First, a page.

“We grew up (on the ice),” says Easton. “When we were probably half a month old we were already on the ice, my dad was putting us around and stuff like that. I mean it was in our blood as soon as we were born.”

While Easton and Jonny both bleed Husky red like their father, their two brothers Michael and Bryce have ties to the University of Minnesota. Michael, currently skating for the San Jose Barracuda and in the pipeline for the San Jose Sharks, played three years of NCAA hockey with the Gophers. Bryce, the youngest Brodzinski, is an alternate captain for Blaine High School’s hockey team. After initially committing to St. Cloud, he’ll instead join the Gophers for the 2019-20 season, where he’ll be coached by St. Cloud alum Bob Motzko, who played alongside their father and coached both Easton and Jonny as Huskies.

“It’s extremely difficult to have four boys out of one family and playing all really good programs, too,” Donnelly said. “But they’ve got good genes there somewhere and they’re really nice boys, hard workers.”

While at St. Cloud, Jonny played with current Kings defenseman Kevin Gravel and former King and current Canuck Nic Dowd. The three were coached by Motzko in St. Cloud’s Frozen Four run in 2013. Jonny, Easton, Gravel, and Mike Eyssimont, former St. Cloud teammate and the Kings’ 2016 fifth round draft pick (and development camp attendee) still train together in Minnesota.

Eyssimont remains “really close” with the Brodzinski family. “I’ve actually known Jonny a little bit longer than Easton, Easton and I played together all last season and his two brothers and I work out in the summer with (Kevin) Gravel as well, so we see each other every day and shoot pucks, play soccer, and it’s a good time.”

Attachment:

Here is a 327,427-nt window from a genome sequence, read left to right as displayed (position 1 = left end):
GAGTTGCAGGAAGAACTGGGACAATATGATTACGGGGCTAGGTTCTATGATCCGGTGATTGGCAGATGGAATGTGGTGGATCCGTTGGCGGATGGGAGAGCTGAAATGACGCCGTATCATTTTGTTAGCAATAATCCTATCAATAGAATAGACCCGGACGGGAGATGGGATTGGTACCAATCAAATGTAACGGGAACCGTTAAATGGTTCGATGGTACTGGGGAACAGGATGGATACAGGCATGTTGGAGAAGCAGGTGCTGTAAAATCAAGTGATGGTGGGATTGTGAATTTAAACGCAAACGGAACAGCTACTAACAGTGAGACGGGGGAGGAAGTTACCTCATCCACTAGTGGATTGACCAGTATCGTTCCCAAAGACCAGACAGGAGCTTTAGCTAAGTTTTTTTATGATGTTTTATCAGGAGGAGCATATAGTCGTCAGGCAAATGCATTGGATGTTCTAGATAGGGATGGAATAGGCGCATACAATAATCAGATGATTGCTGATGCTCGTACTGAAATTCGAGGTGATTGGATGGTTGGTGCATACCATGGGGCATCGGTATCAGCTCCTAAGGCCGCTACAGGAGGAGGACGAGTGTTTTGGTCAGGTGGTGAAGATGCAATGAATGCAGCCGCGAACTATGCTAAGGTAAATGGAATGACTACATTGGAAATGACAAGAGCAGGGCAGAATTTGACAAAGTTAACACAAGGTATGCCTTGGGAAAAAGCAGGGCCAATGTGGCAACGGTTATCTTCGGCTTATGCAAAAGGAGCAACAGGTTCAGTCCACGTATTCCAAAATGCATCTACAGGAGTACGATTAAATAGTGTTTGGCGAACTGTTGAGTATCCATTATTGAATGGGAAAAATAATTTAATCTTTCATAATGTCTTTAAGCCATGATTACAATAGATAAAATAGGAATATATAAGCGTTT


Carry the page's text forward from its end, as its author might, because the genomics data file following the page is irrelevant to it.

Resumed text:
It’s a fifty-fifty split with two Huskies and two Gophers in the Brodzinski brothers clan, but besides some friendly familial cajoling, Easton says there isn’t much competition amongst the four for bragging rights.

“A little bit, but not too much,” Easton said of the brotherly rivalry. “It’s just fun to compete with each other, but at the end of the day, we’re still family. So we leave it on the ice.”

Two years ago, at the conclusion of the Kings season, Easton visited Jonny in L.A. where the two spent time together before the embarking on a road trip through Montana and Yellowstone on their return to Minnesota. The four brothers keep in touch via group texting and often chat through Xbox. Following the end of development camp, Easton will be heading back to Minnesota to join the rest of his family for Jonny’s upcoming wedding in July. Jonny’s success within the Kings organization is a constant inspiration for his younger brother. When asked, out of any NHL player, who he models his game after, Easton pauses for a beat before responding.

“Honestly, my brother,” said Easton. “I mean he’s a huge impact in my life. I always try to mimic his shots and stuff like that. He’s got an unreal ability to shoot the puck so I always try to get little tips and tricks from him whenever I can. So it’s definitely him.”